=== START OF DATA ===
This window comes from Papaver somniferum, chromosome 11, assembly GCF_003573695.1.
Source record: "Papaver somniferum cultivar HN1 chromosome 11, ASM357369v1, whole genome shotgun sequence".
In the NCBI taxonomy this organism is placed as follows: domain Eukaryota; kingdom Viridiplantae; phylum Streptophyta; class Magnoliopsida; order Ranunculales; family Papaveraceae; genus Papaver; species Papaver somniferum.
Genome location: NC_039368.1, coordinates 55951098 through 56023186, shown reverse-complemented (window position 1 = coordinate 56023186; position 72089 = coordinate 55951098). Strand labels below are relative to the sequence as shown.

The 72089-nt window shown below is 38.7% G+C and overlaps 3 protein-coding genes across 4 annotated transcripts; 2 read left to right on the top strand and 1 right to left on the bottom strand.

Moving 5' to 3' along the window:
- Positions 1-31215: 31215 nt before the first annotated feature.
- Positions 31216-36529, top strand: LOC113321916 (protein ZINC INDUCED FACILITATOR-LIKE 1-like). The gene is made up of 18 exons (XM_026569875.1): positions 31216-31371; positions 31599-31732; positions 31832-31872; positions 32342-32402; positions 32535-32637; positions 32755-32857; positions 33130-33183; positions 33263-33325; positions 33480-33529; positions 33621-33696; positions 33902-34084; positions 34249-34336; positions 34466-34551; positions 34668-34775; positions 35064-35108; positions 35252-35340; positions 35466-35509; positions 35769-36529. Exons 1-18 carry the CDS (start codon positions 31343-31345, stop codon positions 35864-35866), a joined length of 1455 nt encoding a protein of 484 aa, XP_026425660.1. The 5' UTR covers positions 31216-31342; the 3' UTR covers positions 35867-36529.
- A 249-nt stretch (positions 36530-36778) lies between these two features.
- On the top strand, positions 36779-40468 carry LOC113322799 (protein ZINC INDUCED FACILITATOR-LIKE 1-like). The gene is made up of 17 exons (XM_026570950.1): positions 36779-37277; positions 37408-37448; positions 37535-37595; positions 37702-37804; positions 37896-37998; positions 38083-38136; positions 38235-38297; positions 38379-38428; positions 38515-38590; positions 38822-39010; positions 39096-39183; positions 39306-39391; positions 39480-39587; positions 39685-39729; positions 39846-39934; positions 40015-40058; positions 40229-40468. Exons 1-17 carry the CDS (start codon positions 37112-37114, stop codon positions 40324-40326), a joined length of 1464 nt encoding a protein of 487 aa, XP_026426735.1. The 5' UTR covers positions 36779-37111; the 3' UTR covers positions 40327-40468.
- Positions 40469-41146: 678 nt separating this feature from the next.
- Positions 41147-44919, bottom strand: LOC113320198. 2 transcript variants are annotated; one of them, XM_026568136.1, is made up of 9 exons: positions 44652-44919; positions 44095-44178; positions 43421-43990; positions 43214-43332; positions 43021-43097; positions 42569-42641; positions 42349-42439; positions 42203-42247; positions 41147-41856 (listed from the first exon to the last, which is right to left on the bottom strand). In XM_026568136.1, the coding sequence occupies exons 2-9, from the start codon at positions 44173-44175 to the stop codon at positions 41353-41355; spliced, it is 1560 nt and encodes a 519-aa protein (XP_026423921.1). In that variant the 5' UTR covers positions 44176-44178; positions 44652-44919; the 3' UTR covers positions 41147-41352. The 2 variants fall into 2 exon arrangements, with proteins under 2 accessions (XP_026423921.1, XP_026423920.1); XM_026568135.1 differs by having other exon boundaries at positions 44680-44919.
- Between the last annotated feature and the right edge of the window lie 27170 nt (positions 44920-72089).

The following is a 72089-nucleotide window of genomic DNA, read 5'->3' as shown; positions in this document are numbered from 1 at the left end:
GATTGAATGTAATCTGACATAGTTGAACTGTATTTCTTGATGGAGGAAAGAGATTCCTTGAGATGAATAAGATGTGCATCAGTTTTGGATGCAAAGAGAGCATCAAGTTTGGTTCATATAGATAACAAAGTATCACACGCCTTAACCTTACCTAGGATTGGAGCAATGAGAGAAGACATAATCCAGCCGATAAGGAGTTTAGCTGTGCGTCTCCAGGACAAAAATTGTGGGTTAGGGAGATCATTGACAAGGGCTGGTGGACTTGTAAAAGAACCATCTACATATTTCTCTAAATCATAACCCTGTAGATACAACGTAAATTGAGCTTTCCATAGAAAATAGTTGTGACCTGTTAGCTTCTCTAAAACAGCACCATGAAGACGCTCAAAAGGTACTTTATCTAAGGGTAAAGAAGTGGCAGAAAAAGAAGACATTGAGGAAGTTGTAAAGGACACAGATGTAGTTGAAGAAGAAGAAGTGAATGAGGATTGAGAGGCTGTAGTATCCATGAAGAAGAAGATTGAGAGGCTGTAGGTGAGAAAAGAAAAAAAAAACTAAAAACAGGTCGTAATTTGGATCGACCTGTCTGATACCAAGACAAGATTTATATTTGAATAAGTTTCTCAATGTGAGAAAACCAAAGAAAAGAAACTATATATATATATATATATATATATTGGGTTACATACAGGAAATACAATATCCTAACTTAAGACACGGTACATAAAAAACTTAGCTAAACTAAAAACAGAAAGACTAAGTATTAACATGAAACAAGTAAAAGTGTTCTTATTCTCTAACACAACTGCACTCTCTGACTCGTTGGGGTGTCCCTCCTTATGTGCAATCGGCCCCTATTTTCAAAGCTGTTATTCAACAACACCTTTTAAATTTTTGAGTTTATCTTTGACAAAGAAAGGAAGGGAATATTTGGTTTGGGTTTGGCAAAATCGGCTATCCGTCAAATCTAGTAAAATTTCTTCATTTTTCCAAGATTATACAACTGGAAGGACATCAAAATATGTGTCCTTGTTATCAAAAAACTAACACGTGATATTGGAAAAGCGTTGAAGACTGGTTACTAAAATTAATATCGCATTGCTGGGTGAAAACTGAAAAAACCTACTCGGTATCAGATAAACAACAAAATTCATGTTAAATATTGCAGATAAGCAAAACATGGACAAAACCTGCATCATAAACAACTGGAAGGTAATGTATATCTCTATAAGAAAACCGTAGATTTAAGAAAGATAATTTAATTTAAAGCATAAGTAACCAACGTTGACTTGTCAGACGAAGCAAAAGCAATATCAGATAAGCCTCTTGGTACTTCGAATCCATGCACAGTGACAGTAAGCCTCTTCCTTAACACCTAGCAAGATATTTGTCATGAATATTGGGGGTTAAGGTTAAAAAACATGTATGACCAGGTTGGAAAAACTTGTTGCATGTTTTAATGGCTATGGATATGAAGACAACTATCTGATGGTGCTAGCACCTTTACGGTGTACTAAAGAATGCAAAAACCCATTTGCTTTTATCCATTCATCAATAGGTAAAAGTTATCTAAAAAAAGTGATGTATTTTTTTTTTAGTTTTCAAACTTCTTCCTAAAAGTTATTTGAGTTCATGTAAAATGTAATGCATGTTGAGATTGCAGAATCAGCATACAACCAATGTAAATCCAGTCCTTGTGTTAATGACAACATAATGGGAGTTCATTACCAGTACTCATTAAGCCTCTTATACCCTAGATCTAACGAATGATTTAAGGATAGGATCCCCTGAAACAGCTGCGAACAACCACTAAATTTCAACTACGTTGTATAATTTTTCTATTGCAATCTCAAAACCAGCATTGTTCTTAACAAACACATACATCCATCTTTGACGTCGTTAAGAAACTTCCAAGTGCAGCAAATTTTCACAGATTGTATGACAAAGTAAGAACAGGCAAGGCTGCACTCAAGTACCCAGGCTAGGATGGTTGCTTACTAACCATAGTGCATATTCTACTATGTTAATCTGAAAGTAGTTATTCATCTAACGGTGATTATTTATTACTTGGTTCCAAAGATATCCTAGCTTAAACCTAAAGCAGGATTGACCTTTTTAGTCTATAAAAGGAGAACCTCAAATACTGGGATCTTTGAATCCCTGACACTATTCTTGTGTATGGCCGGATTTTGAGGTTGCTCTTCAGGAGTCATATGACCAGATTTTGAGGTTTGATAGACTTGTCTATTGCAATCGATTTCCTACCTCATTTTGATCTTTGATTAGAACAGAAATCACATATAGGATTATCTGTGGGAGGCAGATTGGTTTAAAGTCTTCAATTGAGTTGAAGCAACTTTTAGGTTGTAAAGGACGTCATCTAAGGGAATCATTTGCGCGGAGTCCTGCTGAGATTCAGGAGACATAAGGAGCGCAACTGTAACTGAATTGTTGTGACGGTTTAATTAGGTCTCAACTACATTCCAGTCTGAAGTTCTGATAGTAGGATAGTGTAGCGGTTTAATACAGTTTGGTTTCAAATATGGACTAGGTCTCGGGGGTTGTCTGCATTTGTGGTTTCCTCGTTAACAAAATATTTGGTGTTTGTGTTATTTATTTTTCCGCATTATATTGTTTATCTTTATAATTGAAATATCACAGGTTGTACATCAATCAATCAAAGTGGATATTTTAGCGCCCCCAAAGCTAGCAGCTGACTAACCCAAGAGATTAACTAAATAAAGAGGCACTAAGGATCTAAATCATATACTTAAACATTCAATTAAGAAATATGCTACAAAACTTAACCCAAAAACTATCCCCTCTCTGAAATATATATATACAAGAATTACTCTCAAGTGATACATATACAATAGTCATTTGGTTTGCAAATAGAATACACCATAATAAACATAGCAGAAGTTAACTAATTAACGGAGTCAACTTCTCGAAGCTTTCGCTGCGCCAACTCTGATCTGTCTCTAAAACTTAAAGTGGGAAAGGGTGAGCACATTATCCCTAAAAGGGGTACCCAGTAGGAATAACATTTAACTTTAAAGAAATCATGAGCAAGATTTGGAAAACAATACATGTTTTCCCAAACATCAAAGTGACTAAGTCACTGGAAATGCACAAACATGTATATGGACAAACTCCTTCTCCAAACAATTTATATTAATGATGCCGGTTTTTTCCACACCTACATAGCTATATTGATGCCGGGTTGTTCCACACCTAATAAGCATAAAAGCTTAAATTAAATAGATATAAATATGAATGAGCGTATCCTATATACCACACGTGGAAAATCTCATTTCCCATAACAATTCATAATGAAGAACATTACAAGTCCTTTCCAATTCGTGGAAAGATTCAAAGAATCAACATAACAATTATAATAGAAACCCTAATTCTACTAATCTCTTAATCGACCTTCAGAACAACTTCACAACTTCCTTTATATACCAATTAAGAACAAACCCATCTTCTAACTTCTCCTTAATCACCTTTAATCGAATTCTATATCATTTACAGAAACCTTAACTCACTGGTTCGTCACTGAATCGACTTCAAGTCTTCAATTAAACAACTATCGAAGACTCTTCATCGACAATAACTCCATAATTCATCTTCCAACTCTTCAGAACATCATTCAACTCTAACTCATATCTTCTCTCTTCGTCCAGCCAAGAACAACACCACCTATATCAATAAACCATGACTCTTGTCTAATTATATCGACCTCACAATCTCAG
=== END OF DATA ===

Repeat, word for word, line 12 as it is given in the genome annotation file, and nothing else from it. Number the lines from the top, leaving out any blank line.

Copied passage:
- Positions 41147-44919, bottom strand: LOC113320198. 2 transcript variants are annotated; one of them, XM_026568136.1, is made up of 9 exons: positions 44652-44919; positions 44095-44178; positions 43421-43990; positions 43214-43332; positions 43021-43097; positions 42569-42641; positions 42349-42439; positions 42203-42247; positions 41147-41856 (listed from the first exon to the last, which is right to left on the bottom strand). In XM_026568136.1, the coding sequence occupies exons 2-9, from the start codon at positions 44173-44175 to the stop codon at positions 41353-41355; spliced, it is 1560 nt and encodes a 519-aa protein (XP_026423921.1). In that variant the 5' UTR covers positions 44176-44178; positions 44652-44919; the 3' UTR covers positions 41147-41352. The 2 variants fall into 2 exon arrangements, with proteins under 2 accessions (XP_026423921.1, XP_026423920.1); XM_026568135.1 differs by having other exon boundaries at positions 44680-44919.